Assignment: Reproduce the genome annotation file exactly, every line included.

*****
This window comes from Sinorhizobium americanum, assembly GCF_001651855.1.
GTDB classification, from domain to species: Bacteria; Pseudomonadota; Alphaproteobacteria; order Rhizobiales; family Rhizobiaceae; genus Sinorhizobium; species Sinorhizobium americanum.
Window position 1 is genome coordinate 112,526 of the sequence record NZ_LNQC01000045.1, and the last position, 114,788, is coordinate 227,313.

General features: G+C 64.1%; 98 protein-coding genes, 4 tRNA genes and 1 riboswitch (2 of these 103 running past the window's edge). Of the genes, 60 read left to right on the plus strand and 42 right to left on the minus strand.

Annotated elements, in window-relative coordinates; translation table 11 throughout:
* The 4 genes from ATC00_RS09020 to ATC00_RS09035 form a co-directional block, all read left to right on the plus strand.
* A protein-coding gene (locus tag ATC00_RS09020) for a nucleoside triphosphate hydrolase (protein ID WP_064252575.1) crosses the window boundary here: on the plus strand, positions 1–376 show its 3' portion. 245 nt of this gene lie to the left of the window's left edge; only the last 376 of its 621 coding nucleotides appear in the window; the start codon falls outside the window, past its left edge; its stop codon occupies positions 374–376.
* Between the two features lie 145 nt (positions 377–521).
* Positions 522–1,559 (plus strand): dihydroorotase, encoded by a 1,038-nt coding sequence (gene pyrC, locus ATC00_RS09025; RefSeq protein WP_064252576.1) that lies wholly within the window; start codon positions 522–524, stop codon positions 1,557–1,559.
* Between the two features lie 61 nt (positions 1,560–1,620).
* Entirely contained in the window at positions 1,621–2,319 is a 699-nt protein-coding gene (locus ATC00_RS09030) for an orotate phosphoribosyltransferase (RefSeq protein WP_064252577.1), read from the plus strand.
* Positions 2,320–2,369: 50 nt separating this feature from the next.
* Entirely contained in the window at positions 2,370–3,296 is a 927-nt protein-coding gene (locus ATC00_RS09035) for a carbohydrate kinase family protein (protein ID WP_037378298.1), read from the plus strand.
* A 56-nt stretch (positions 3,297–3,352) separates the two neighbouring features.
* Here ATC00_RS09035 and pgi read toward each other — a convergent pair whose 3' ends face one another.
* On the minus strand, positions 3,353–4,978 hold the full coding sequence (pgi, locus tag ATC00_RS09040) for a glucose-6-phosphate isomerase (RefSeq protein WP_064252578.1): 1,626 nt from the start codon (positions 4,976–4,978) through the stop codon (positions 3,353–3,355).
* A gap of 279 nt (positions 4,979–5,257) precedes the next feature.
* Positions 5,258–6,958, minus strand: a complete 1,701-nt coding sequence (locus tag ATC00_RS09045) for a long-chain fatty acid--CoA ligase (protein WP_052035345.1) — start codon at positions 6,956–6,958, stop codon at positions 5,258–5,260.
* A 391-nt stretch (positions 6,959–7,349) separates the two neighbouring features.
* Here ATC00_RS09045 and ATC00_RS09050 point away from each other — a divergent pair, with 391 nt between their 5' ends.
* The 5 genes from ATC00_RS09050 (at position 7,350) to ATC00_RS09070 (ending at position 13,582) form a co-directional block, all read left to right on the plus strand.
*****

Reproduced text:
This window comes from Sinorhizobium americanum, assembly GCF_001651855.1.
GTDB classification, from domain to species: Bacteria; Pseudomonadota; Alphaproteobacteria; order Rhizobiales; family Rhizobiaceae; genus Sinorhizobium; species Sinorhizobium americanum.
Window position 1 is genome coordinate 112,526 of the sequence record NZ_LNQC01000045.1, and the last position, 114,788, is coordinate 227,313.

General features: G+C 64.1%; 98 protein-coding genes, 4 tRNA genes and 1 riboswitch (2 of these 103 running past the window's edge). Of the genes, 60 read left to right on the plus strand and 42 right to left on the minus strand.

Annotated elements, in window-relative coordinates; translation table 11 throughout:
* The 4 genes from ATC00_RS09020 to ATC00_RS09035 form a co-directional block, all read left to right on the plus strand.
* A protein-coding gene (locus tag ATC00_RS09020) for a nucleoside triphosphate hydrolase (protein ID WP_064252575.1) crosses the window boundary here: on the plus strand, positions 1–376 show its 3' portion. 245 nt of this gene lie to the left of the window's left edge; only the last 376 of its 621 coding nucleotides appear in the window; the start codon falls outside the window, past its left edge; its stop codon occupies positions 374–376.
* Between the two features lie 145 nt (positions 377–521).
* Positions 522–1,559 (plus strand): dihydroorotase, encoded by a 1,038-nt coding sequence (gene pyrC, locus ATC00_RS09025; RefSeq protein WP_064252576.1) that lies wholly within the window; start codon positions 522–524, stop codon positions 1,557–1,559.
* Between the two features lie 61 nt (positions 1,560–1,620).
* Entirely contained in the window at positions 1,621–2,319 is a 699-nt protein-coding gene (locus ATC00_RS09030) for an orotate phosphoribosyltransferase (RefSeq protein WP_064252577.1), read from the plus strand.
* Positions 2,320–2,369: 50 nt separating this feature from the next.
* Entirely contained in the window at positions 2,370–3,296 is a 927-nt protein-coding gene (locus ATC00_RS09035) for a carbohydrate kinase family protein (protein ID WP_037378298.1), read from the plus strand.
* A 56-nt stretch (positions 3,297–3,352) separates the two neighbouring features.
* Here ATC00_RS09035 and pgi read toward each other — a convergent pair whose 3' ends face one another.
* On the minus strand, positions 3,353–4,978 hold the full coding sequence (pgi, locus tag ATC00_RS09040) for a glucose-6-phosphate isomerase (RefSeq protein WP_064252578.1): 1,626 nt from the start codon (positions 4,976–4,978) through the stop codon (positions 3,353–3,355).
* A gap of 279 nt (positions 4,979–5,257) precedes the next feature.
* Positions 5,258–6,958, minus strand: a complete 1,701-nt coding sequence (locus tag ATC00_RS09045) for a long-chain fatty acid--CoA ligase (protein WP_052035345.1) — start codon at positions 6,956–6,958, stop codon at positions 5,258–5,260.
* A 391-nt stretch (positions 6,959–7,349) separates the two neighbouring features.
* Here ATC00_RS09045 and ATC00_RS09050 point away from each other — a divergent pair, with 391 nt between their 5' ends.
* The 5 genes from ATC00_RS09050 (at position 7,350) to ATC00_RS09070 (ending at position 13,582) form a co-directional block, all read left to right on the plus strand.